Black Widow Spiders
- Latin Name: Latrodectus hesperus
- Size: 1.5” long, 3/4” in diameter; males are much smaller than females
- Color: Black with a red hour glass on their abdomen
- Shape: Two body segments, eight legs, eight eyes, no antennae or wings
- Found in: Primarily in the Southern United states
- Overview: The black widow spider is shy and likes to stay to herself, however if you accidentally get too close, you risk being bitten and injected with her neurotoxic venom.
Origin: Both brown and black widow spiders are said to have originated in Africa.
Climate: Black widow spiders are found in temperate regions all over the world.
Favorite Foods: Black widow spiders are carnivores and use a web to capture their food. Mosquitos, caterpillars, flies and beetles will often become trapped in the web. The black widow will wrap her meal in silk before piercing it with her fangs and inserting an enzyme that will liquefy the insect.
Family: Black widow spiders live alone and only interact with other spiders during mating season. The female may attack male spiders after mating but they are likely to survive. The female’s venom is three times stronger than the males. Females will lay eggs on the web. After the eggs hatch, the larvae will leave the web.
Unique Facts: Black widow spiders are the most poisonous spiders in North America. They live between one and three years. Black widows got their name because they may kill the male and eat him after mating. Black widow spiders have what appears to be a messy web, but it is actually carefully constructed in three different parts. The top section is sustaining threads, the middle is twisted threads and the bottom is a vertical trap. Black widow spiders have poor eye sight so they have to rely on the vibrations of the web to sense when a bug has landed.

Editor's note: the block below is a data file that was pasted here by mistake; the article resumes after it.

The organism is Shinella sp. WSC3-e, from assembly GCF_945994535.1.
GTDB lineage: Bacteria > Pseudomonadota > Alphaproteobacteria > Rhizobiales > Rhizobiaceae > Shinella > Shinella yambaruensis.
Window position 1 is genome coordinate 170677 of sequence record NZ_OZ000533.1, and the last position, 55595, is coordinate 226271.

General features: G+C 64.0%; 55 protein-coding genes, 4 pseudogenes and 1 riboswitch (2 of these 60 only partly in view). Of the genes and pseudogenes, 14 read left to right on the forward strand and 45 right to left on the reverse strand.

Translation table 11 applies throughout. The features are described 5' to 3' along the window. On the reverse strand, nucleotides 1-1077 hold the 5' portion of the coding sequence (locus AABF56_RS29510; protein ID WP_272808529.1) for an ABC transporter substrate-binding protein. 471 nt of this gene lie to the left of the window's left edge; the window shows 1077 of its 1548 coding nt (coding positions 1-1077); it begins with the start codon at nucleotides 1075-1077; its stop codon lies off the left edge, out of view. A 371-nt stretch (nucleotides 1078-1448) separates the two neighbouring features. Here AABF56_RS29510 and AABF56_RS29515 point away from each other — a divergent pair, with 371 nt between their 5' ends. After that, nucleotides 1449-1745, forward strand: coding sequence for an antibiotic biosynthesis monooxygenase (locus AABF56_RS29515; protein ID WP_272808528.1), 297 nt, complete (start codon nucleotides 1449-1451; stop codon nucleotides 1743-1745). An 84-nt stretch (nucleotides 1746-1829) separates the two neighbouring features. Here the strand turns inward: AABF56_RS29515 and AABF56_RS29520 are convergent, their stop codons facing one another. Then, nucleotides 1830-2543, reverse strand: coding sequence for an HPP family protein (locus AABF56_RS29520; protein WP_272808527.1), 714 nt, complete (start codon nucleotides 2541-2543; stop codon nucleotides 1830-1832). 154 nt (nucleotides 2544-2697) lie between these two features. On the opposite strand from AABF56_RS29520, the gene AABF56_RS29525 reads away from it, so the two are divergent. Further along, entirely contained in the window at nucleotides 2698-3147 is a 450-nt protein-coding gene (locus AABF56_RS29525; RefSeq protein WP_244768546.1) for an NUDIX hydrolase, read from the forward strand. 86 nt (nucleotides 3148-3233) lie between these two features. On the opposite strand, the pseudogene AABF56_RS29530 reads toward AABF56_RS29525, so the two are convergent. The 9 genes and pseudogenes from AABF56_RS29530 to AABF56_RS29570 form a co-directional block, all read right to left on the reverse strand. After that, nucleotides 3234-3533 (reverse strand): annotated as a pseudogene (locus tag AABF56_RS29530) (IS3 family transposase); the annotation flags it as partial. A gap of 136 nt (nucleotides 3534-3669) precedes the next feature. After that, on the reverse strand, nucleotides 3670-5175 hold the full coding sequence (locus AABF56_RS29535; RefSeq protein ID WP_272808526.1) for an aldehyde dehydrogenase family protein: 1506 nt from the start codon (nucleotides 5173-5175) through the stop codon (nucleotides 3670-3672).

Signs of a problem: The black widows’ irregularly shaped webs are typically close to the ground in a dark place such as a wood pile. Black widow spiders may form webs in garages or basements, be sure to check the corners for any signs of spiders. Also check fire wood for webs before bringing it inside. Black widows are nocturnal and may be found upside down on their webs during the day.
Do they attack humans? Yes, but only in self-defense. They are said to have venom 15 times strong than rattlesnakes. The venom can kill children and seniors. The bite may also cause nausea, difficulty breathing and muscle aches. The FDA does produce an antivenin that can reduce the side effects of a bite. If you are bitten, try to take the spider with you in an air-tight container to show the doctor.
Stopping an infestation: Do not try and control black widow spiders on your own. If you find them on your property, call a pest control professional immediately for assistance. To avoid attracting black widow spiders, eliminate the number of places they have to hide in your basement and garage. Always shake out clothing and shoes that have been stored for a long period before putting them on.